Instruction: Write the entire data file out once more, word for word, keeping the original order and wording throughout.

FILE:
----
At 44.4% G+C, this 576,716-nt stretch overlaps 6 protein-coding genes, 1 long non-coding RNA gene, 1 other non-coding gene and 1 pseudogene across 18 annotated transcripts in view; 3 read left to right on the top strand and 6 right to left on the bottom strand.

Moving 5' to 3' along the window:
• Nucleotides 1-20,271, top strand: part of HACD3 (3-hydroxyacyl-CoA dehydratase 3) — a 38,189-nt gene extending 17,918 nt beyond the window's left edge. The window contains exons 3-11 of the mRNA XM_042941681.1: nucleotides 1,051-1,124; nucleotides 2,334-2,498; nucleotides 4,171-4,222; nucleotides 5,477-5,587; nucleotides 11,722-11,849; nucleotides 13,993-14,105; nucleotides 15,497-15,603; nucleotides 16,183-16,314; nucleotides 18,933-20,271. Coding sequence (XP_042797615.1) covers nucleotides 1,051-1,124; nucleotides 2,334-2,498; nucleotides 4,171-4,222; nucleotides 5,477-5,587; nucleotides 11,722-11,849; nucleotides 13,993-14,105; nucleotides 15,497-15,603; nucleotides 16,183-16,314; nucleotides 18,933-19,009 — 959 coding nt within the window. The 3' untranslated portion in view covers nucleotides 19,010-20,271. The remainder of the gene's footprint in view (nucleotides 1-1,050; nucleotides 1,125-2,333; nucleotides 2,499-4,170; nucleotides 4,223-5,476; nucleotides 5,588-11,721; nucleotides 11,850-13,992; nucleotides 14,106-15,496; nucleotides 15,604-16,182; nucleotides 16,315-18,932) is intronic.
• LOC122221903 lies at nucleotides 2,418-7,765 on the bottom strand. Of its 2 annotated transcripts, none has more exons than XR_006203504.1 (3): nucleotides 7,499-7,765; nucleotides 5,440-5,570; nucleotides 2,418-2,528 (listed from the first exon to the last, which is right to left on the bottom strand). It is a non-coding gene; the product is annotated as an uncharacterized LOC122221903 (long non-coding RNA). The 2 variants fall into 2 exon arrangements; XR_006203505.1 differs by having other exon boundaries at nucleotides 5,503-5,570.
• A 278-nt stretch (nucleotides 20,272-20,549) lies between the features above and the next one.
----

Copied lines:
At 44.4% G+C, this 576,716-nt stretch overlaps 6 protein-coding genes, 1 long non-coding RNA gene, 1 other non-coding gene and 1 pseudogene across 18 annotated transcripts in view; 3 read left to right on the top strand and 6 right to left on the bottom strand.

Moving 5' to 3' along the window:
• Nucleotides 1-20,271, top strand: part of HACD3 (3-hydroxyacyl-CoA dehydratase 3) — a 38,189-nt gene extending 17,918 nt beyond the window's left edge. The window contains exons 3-11 of the mRNA XM_042941681.1: nucleotides 1,051-1,124; nucleotides 2,334-2,498; nucleotides 4,171-4,222; nucleotides 5,477-5,587; nucleotides 11,722-11,849; nucleotides 13,993-14,105; nucleotides 15,497-15,603; nucleotides 16,183-16,314; nucleotides 18,933-20,271. Coding sequence (XP_042797615.1) covers nucleotides 1,051-1,124; nucleotides 2,334-2,498; nucleotides 4,171-4,222; nucleotides 5,477-5,587; nucleotides 11,722-11,849; nucleotides 13,993-14,105; nucleotides 15,497-15,603; nucleotides 16,183-16,314; nucleotides 18,933-19,009 — 959 coding nt within the window. The 3' untranslated portion in view covers nucleotides 19,010-20,271. The remainder of the gene's footprint in view (nucleotides 1-1,050; nucleotides 1,125-2,333; nucleotides 2,499-4,170; nucleotides 4,223-5,476; nucleotides 5,588-11,721; nucleotides 11,850-13,992; nucleotides 14,106-15,496; nucleotides 15,604-16,182; nucleotides 16,315-18,932) is intronic.
• LOC122221903 lies at nucleotides 2,418-7,765 on the bottom strand. Of its 2 annotated transcripts, none has more exons than XR_006203504.1 (3): nucleotides 7,499-7,765; nucleotides 5,440-5,570; nucleotides 2,418-2,528 (listed from the first exon to the last, which is right to left on the bottom strand). It is a non-coding gene; the product is annotated as an uncharacterized LOC122221903 (long non-coding RNA). The 2 variants fall into 2 exon arrangements; XR_006203505.1 differs by having other exon boundaries at nucleotides 5,503-5,570.
• A 278-nt stretch (nucleotides 20,272-20,549) lies between the features above and the next one.